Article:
Truffles are the darling of the culinary world. There’s an air of mystique around them, given their high price tag and acquired taste.
Although they’re often mistaken for a mushroom, truffles are actually a fungus. They are a member of a subterranean family of fungi called Tuberaceae.
Truffles can be tricky to harvest, as they prefer to grow in damp soil. They also have a notoriously short growing season.
Because of their rarity and unique taste, truffles are considered a luxury ingredient around the world!
The Unique Flavor of Truffles
Truffles’ Pungent and Earthy Aroma
Truffles have a famously pungent, earthy aroma. It’s often compared to the muskiness of mushrooms or the sharp savoriness of onions and garlic.
The flavor of truffles is very similar to how it smells. They add a rich, complex flavor to dishes that is almost indescribable.
Truffles actually contain compounds called terpene and geosmin which are also found in pine trees and beets. This can help explain the unique earthy flavor that is released when cooking fresh truffles.
Black vs White Truffles Taste
The most popular varieties of truffles are black and white truffles. There are subtle but distinct differences between the two which determine how they’re used in dishes.
Black truffles are found in Perigord, a region in the southwest of France. Black truffles are less pungent than white truffles but have a longer-lasting flavor.
The best way to describe black truffles is nutty and chocolatey. There are earthy notes as well, similar to a mushroom.
Since black truffles cook better than white truffles, they’re typically added to risotto or sauces. Generally, black truffles are also much less expensive than white truffles (sometimes up to half the price!).
Black truffles should not be confused with black summer truffles. Black truffles are much more pungent, whereas black summer truffles taste similar to white truffles.
White truffles are found in the Piedmont region of northwestern Italy. Although white truffles are more common than black truffles, they warrant a higher price tag.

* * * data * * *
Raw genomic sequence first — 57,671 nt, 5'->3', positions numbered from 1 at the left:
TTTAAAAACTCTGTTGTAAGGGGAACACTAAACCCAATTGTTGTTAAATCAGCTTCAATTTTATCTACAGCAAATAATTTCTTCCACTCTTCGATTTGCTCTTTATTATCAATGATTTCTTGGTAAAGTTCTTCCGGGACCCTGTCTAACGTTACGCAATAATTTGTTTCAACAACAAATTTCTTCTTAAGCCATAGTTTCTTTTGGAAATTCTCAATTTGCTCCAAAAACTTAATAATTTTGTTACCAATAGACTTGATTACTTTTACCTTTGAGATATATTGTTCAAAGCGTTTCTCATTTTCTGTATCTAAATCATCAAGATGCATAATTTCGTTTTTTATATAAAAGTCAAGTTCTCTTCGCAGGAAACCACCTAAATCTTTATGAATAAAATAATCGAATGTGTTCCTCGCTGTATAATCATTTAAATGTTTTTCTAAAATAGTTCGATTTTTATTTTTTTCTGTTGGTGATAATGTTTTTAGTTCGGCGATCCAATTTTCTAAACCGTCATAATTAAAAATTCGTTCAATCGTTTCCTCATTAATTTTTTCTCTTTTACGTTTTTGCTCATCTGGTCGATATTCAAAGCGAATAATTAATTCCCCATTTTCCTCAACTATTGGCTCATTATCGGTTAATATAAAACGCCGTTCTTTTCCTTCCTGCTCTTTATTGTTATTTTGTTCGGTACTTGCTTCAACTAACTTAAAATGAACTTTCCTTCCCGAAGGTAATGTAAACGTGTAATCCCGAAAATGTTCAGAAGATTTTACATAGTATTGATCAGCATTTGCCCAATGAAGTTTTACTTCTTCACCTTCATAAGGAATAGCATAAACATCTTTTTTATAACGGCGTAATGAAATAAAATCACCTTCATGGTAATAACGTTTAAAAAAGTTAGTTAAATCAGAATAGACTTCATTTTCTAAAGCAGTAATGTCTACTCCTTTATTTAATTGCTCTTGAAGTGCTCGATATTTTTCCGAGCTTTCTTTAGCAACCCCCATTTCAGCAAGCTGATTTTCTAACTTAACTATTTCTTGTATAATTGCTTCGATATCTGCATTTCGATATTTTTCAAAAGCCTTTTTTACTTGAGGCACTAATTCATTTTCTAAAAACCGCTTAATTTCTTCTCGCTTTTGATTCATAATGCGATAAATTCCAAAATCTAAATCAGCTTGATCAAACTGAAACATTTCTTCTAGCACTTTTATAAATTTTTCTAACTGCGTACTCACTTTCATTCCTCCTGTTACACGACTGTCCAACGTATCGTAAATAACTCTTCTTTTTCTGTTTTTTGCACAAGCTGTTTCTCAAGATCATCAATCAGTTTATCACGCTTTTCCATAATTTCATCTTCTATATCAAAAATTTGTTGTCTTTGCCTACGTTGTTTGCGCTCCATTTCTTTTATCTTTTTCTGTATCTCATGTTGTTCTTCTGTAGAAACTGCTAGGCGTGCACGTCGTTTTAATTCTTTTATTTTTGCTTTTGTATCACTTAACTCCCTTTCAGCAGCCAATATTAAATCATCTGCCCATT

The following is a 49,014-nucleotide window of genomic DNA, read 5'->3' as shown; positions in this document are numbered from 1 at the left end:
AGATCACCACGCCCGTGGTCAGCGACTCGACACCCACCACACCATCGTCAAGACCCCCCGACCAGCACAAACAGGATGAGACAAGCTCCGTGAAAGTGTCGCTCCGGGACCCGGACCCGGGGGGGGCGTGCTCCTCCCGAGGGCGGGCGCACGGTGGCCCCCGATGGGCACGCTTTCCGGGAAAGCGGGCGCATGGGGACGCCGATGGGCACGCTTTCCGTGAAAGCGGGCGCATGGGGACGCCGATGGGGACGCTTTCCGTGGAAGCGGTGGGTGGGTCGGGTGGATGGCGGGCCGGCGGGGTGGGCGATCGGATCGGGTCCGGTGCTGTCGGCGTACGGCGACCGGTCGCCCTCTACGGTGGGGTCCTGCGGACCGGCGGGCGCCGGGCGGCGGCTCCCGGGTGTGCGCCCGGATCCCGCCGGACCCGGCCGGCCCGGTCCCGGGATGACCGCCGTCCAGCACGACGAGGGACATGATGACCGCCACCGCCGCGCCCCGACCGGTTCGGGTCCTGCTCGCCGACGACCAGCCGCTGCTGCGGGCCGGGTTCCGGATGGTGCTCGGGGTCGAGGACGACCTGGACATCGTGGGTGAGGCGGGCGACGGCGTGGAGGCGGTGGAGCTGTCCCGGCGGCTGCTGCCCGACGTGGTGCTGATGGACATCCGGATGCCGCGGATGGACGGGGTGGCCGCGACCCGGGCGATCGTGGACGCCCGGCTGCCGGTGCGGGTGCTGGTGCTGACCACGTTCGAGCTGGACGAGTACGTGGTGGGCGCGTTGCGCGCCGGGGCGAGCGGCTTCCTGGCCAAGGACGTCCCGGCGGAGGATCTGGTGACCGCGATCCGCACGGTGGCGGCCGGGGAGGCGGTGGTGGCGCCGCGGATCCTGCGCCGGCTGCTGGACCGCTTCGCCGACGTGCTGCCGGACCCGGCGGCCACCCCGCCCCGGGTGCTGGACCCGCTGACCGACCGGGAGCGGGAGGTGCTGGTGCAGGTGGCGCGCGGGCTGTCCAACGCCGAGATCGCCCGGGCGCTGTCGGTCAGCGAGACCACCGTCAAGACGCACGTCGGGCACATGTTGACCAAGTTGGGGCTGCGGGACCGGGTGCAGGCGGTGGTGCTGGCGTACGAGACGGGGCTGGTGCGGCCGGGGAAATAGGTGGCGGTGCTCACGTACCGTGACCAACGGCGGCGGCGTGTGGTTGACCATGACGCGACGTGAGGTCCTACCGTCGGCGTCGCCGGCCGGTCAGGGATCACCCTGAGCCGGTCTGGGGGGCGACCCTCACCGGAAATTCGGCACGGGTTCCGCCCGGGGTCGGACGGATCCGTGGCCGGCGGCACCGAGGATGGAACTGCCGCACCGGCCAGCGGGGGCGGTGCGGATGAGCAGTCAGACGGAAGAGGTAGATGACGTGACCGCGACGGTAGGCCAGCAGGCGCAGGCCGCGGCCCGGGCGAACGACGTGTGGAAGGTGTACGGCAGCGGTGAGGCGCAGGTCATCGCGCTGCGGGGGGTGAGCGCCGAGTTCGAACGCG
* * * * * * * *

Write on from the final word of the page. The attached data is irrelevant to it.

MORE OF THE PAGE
This is because they have a much more intense earthy truffle smell that fills the senses. This aroma becomes subdued over time, and the flavor is much more subtle.
The flavor itself is very nutty and slightly sweet, similar to pine nuts.
This intense aroma but subtle flavor makes Italian white truffles perfect as a garnish. They’re often shaved over pasta or risotto just before serving.
Generally, white truffle offers a more delicate umami flavor, while black truffle provides a robust flavor that’s best for sauces.
Comparison To Other Commonly Used Ingredients
It can be tricky to pinpoint the exact flavor of truffles! Sometimes it’s helpful to compare it to other ingredients.
Here are some common ingredients that have similar flavor profiles to truffles.
- Mushrooms: Truffles and mushrooms belong to similar families, so it’s natural they have similar flavors. Both have an earthy flavor, but truffles are more pungent and aromatic.
- Garlic: Truffles and garlic are both pungent and packed with flavor. Truffles are milder than garlic and more earthy.
- Onion: Both onions and truffles are pungent and add depth of flavor to dishes. Onions are more sweet and sharp, whereas truffles are more earthy and mild.
The difficulty to describe an exact flavor is a part of the mystery of truffles!
How To Use Truffles in Cooking
Suggestions For Incorporating Truffles
Truffle fries are one of my favorite indulgences, but they’re not the only way to enjoy truffles! If you’re ready to try incorporating that unique truffle taste into your cooking, here are some simple recipes to try.
Serve up a brunch to remember by adding truffles to your omelets, scrambled eggs, or eggs Benedict! You can shave the truffles over top of the finished product, or add them to your Hollandaise sauce.
Truffles and white sauce pasta are a true culinary match made in heaven. You can shave white truffles on top just before serving for a release of earthy aroma and flavor.
You can also add truffle oil or truffle butter to your sauces for greater depth and richness.
Fresh truffles are often added to risotto at the end to impart a deliciously earthy flavor. This pungent aroma pairs perfectly with parmesan cheese and creates a wonderfully rich dish.
Like with pasta, you can also stir truffle oil right into the risotto to help build flavor.
Truffles go bad quickly, so only buy them if you plan to use them immediately. They tend to taste best within 1-2 days of being harvested.
However, there are a few tips and tricks that will help you preserve the flavor of your truffles.
After purchasing truffles, you should wrap them in a moist paper towel and store them in an airtight container. If you’re worried about them getting soggy, you can add some dry rice to absorb moisture.
Always store fresh truffles in the refrigerator until you’re ready to use them. They’ll keep for approximately five days if stored correctly.
If you’re not able to use the truffles right away, you can preserve them in oil. Simply shave the truffles and add them to a jar with olive oil and store them in the refrigerator.
You can also preserve truffles in salt. To do so, shave the truffles and cover them completely with sea salt.
Store this truffle salt in an airtight container in a dry place like your pantry. They will stay preserved for 1-2 months this way.
- Sciencedirect: Chemical composition of truffles